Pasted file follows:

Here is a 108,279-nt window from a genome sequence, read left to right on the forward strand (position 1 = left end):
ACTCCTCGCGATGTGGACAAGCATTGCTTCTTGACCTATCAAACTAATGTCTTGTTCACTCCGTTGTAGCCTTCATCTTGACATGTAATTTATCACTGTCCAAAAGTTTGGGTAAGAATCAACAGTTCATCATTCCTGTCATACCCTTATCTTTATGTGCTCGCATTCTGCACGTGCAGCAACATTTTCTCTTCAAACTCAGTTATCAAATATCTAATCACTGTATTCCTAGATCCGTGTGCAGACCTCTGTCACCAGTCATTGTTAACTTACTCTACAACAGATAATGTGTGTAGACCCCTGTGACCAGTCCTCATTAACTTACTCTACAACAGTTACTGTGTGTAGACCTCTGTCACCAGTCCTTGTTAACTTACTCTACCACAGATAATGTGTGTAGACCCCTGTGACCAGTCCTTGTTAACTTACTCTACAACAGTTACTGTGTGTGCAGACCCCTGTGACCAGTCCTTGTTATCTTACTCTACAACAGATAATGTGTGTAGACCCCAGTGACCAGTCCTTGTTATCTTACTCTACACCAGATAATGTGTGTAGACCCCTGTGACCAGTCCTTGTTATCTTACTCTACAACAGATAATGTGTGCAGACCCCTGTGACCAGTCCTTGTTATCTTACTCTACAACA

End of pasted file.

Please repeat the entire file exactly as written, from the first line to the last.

Here is a 108,279-nt window from a genome sequence, read left to right on the forward strand (position 1 = left end):
ACTCCTCGCGATGTGGACAAGCATTGCTTCTTGACCTATCAAACTAATGTCTTGTTCACTCCGTTGTAGCCTTCATCTTGACATGTAATTTATCACTGTCCAAAAGTTTGGGTAAGAATCAACAGTTCATCATTCCTGTCATACCCTTATCTTTATGTGCTCGCATTCTGCACGTGCAGCAACATTTTCTCTTCAAACTCAGTTATCAAATATCTAATCACTGTATTCCTAGATCCGTGTGCAGACCTCTGTCACCAGTCATTGTTAACTTACTCTACAACAGATAATGTGTGTAGACCCCTGTGACCAGTCCTCATTAACTTACTCTACAACAGTTACTGTGTGTAGACCTCTGTCACCAGTCCTTGTTAACTTACTCTACCACAGATAATGTGTGTAGACCCCTGTGACCAGTCCTTGTTAACTTACTCTACAACAGTTACTGTGTGTGCAGACCCCTGTGACCAGTCCTTGTTATCTTACTCTACAACAGATAATGTGTGTAGACCCCAGTGACCAGTCCTTGTTATCTTACTCTACACCAGATAATGTGTGTAGACCCCTGTGACCAGTCCTTGTTATCTTACTCTACAACAGATAATGTGTGCAGACCCCTGTGACCAGTCCTTGTTATCTTACTCTACAACA